The Shape of Family

  • By Shilpi Somaya Gowda
  • William Morrow
  • 352 pp.

Will tragedy bind a husband, wife, and their kids together, or rip them apart?

The Shape of Family

The contour of a family is a fragile, fluid thing — tragedy can change its lines and curves in a heartbeat. In The Shape of Family, author Shilpi Somaya Gowda shows how sudden catastrophe can forever alter these closest of relationships.

The novel is told in alternating points of view among members of the Olander family, putting readers in the head of each character and offering a first-person look at the grief process and the struggle to maintain frail connections.

The Olanders are an amalgam of cultures. Jaya is the daughter of Indian diplomats who’s lived a cosmopolitan lifestyle. Keith grew up in a working-class American family and secured his future as a successful investment banker. Jaya’s self-possession and confidence are the complement to Keith’s overachievement and quest for material wealth. Their union accentuates the best of both.

Their daughter, Karina, is a typical American teenager, but because she inhabits a blended reality of Indian and American culture, she sometimes doesn’t know who she is. She “felt like a puzzle to be figured out.” Her younger brother, Prem, is her anchor, the only other member of their special melting-pot club.

As a working mom, Jaya entrusts Karina to take care of things at home for the two hours after school that the kids are alone. But when a freak accident occurs, the Olander family detonates.

After the tragedy, Jaya starkly realizes that fate has always ruled their lives. How did she ever think she could protect her children? To combat her insecurity, longing, and grief, she returns to her Indian spirituality — something she’d left behind when she married.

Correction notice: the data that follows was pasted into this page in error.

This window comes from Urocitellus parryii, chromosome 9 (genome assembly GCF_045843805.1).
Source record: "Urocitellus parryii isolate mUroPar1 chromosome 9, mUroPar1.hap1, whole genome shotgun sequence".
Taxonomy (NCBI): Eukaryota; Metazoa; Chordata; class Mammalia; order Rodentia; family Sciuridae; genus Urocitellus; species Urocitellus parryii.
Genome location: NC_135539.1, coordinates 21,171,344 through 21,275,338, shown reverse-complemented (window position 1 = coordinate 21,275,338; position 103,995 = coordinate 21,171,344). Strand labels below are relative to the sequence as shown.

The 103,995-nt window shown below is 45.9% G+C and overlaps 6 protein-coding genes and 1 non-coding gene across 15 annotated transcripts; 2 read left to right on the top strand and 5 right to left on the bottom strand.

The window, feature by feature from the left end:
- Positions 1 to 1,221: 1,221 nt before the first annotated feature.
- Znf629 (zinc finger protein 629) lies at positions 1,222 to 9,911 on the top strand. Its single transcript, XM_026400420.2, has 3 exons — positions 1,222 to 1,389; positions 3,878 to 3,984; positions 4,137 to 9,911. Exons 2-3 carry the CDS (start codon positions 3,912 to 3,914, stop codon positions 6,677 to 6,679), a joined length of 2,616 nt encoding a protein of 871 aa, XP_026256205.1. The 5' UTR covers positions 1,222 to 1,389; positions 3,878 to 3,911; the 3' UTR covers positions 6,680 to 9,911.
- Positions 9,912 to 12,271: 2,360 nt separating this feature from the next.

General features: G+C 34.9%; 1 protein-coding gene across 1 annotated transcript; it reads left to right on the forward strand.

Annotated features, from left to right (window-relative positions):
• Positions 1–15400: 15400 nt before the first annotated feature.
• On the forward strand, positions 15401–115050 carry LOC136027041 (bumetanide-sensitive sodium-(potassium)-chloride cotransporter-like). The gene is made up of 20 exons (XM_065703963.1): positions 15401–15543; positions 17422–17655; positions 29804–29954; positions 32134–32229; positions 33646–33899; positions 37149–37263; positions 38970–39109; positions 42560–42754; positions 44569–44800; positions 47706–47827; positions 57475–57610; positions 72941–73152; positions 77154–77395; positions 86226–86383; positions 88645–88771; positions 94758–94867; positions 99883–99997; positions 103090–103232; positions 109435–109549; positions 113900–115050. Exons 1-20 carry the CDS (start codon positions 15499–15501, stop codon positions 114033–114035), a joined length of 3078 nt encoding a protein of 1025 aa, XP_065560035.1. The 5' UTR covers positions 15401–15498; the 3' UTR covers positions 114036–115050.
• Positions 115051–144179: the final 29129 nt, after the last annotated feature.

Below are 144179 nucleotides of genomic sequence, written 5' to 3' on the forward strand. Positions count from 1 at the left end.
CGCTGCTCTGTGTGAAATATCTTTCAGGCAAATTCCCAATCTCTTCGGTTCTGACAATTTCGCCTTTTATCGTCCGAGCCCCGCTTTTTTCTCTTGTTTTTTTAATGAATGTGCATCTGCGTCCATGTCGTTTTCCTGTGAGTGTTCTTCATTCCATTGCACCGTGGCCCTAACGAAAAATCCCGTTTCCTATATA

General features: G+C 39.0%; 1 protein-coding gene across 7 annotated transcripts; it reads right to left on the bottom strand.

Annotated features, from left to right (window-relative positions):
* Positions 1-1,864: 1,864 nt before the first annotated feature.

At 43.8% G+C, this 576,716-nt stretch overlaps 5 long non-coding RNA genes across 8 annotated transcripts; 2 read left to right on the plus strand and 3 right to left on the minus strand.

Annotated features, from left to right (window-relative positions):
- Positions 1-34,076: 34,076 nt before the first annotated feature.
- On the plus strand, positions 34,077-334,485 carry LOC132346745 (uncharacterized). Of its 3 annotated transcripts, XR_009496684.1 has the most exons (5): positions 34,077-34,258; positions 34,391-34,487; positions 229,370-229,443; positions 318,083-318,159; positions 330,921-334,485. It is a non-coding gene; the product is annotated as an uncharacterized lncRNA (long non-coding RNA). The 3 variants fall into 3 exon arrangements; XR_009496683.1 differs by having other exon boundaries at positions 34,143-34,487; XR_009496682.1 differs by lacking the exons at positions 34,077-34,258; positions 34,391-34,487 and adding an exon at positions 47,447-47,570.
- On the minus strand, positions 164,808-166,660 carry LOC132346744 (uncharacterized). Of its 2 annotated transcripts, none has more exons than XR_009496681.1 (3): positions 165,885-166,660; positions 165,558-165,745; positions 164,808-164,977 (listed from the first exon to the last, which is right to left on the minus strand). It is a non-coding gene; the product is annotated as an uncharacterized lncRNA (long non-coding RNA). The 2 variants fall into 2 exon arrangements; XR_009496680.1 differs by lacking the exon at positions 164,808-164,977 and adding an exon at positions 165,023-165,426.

Whereas Jaya turns inward to heal, the only thing Keith can do is pour his energy into work to soothe his pain.

Karina must come to terms with the guilt that grips her. She knows it's wrong, but she finds release in drawing blood — pushing a nail file deep under her fingernails or making cuts on her inner thighs. Estranged from her parents, she finds solace in an idealistic community of young people on a commune. Until things go terribly wrong.

Only Prem understands how life and death overlap, one bleeding into the other:

“There are so many ways to die without actually leaving the world: You can cut off a piece of yourself, or your feelings. You can stop doing the things you love or lose sight of your dreams and goals. You can separate yourself from those who love you, or you can never be willing to find love at all. You can withdraw from the world, or you can go through life without seeking anything bigger than yourself. These may all look like ways of living, but they’re not. They’re ways of dying.”

This introspective story challenges readers to consider how a tragedy involving one member forever changes the whole family. How would we handle such an intimate disaster? Would we band together and work through it, or would each of us veer off on separate journeys in an attempt to heal the pain?

Thought-provoking to the core, The Shape of Family is both a warning about how our lives can change in an instant and a testament to the strength we must summon to keep a family whole.

[Editor's note: This review originally ran in 2020.]

K.L. Romo writes about life on the fringe: teetering dangerously on the edge is more interesting than standing safely in the middle. She is passionate about women’s issues, loves noisy clocks and fuzzy blankets, but HATES the word normal. Find her on Twitter at @klromo.

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